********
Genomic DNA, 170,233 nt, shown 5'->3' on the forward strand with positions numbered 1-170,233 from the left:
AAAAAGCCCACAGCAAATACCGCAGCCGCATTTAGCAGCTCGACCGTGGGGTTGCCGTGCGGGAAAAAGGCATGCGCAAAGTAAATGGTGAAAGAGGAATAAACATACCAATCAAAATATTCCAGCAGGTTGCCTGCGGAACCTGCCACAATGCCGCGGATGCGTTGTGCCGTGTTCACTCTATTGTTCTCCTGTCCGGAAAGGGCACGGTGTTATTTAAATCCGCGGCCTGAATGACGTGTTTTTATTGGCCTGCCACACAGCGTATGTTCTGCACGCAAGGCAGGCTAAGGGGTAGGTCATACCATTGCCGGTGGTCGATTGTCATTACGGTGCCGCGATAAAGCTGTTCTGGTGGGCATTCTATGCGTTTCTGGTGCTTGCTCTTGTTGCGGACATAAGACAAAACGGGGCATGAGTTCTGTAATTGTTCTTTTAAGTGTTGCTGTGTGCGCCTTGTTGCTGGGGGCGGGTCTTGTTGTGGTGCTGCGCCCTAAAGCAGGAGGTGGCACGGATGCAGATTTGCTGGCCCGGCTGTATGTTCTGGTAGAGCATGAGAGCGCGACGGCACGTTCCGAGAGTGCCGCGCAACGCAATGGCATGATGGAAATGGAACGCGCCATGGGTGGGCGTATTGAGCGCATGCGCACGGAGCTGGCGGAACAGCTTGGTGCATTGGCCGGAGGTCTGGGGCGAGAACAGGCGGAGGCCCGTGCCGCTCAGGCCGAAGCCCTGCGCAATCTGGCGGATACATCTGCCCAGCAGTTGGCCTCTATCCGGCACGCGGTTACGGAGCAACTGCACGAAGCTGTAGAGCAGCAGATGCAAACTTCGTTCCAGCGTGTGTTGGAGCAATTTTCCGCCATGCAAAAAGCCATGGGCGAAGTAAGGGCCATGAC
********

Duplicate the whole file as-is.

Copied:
Genomic DNA, 170,233 nt, shown 5'->3' on the forward strand with positions numbered 1-170,233 from the left:
AAAAAGCCCACAGCAAATACCGCAGCCGCATTTAGCAGCTCGACCGTGGGGTTGCCGTGCGGGAAAAAGGCATGCGCAAAGTAAATGGTGAAAGAGGAATAAACATACCAATCAAAATATTCCAGCAGGTTGCCTGCGGAACCTGCCACAATGCCGCGGATGCGTTGTGCCGTGTTCACTCTATTGTTCTCCTGTCCGGAAAGGGCACGGTGTTATTTAAATCCGCGGCCTGAATGACGTGTTTTTATTGGCCTGCCACACAGCGTATGTTCTGCACGCAAGGCAGGCTAAGGGGTAGGTCATACCATTGCCGGTGGTCGATTGTCATTACGGTGCCGCGATAAAGCTGTTCTGGTGGGCATTCTATGCGTTTCTGGTGCTTGCTCTTGTTGCGGACATAAGACAAAACGGGGCATGAGTTCTGTAATTGTTCTTTTAAGTGTTGCTGTGTGCGCCTTGTTGCTGGGGGCGGGTCTTGTTGTGGTGCTGCGCCCTAAAGCAGGAGGTGGCACGGATGCAGATTTGCTGGCCCGGCTGTATGTTCTGGTAGAGCATGAGAGCGCGACGGCACGTTCCGAGAGTGCCGCGCAACGCAATGGCATGATGGAAATGGAACGCGCCATGGGTGGGCGTATTGAGCGCATGCGCACGGAGCTGGCGGAACAGCTTGGTGCATTGGCCGGAGGTCTGGGGCGAGAACAGGCGGAGGCCCGTGCCGCTCAGGCCGAAGCCCTGCGCAATCTGGCGGATACATCTGCCCAGCAGTTGGCCTCTATCCGGCACGCGGTTACGGAGCAACTGCACGAAGCTGTAGAGCAGCAGATGCAAACTTCGTTCCAGCGTGTGTTGGAGCAATTTTCCGCCATGCAAAAAGCCATGGGCGAAGTAAGGGCCATGAC